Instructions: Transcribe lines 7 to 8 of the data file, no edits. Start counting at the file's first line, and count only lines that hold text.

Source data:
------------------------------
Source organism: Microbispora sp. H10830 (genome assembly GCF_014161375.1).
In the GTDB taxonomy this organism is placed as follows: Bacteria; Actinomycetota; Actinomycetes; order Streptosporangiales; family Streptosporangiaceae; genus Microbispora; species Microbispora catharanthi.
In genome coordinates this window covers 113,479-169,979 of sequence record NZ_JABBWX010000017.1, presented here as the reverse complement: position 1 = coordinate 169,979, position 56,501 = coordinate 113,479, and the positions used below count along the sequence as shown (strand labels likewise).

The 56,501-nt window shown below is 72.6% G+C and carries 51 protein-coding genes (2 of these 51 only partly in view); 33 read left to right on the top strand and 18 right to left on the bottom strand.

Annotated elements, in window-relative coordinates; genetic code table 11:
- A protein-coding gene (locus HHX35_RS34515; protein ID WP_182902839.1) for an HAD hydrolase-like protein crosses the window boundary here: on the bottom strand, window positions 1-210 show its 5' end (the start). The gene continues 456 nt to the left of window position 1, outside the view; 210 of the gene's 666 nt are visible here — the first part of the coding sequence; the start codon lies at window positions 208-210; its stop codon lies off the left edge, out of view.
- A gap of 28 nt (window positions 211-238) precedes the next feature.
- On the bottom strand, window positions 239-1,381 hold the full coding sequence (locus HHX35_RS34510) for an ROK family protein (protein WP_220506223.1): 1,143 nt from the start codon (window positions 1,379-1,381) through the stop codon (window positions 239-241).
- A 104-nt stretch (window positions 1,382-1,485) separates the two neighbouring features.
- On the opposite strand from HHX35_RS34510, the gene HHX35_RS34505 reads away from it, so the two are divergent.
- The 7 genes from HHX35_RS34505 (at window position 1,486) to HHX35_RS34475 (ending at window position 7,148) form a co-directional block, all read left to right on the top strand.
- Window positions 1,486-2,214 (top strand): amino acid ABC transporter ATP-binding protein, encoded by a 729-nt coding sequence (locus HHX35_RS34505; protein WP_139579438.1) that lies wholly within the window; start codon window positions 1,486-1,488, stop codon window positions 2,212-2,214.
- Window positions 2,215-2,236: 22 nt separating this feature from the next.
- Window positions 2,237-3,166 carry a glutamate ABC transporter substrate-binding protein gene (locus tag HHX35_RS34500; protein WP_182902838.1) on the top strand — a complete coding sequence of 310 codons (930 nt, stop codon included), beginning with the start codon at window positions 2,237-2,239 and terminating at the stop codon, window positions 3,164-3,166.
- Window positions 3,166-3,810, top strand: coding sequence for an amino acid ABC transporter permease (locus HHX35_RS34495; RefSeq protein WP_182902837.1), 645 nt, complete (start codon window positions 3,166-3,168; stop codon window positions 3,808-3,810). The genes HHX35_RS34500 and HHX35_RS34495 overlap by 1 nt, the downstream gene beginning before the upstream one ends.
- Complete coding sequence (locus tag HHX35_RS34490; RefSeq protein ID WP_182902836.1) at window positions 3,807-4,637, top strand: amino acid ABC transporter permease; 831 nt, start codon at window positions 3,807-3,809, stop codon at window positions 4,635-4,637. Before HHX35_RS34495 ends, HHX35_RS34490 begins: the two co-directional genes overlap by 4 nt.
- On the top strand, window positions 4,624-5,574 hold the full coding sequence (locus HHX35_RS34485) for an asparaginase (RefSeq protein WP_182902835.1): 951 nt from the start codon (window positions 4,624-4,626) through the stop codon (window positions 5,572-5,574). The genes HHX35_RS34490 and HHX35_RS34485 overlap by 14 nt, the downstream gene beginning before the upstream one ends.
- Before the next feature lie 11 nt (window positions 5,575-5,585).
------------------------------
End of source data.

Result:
- A gap of 28 nt (window positions 211-238) precedes the next feature.
- On the bottom strand, window positions 239-1,381 hold the full coding sequence (locus HHX35_RS34510) for an ROK family protein (protein WP_220506223.1): 1,143 nt from the start codon (window positions 1,379-1,381) through the stop codon (window positions 239-241).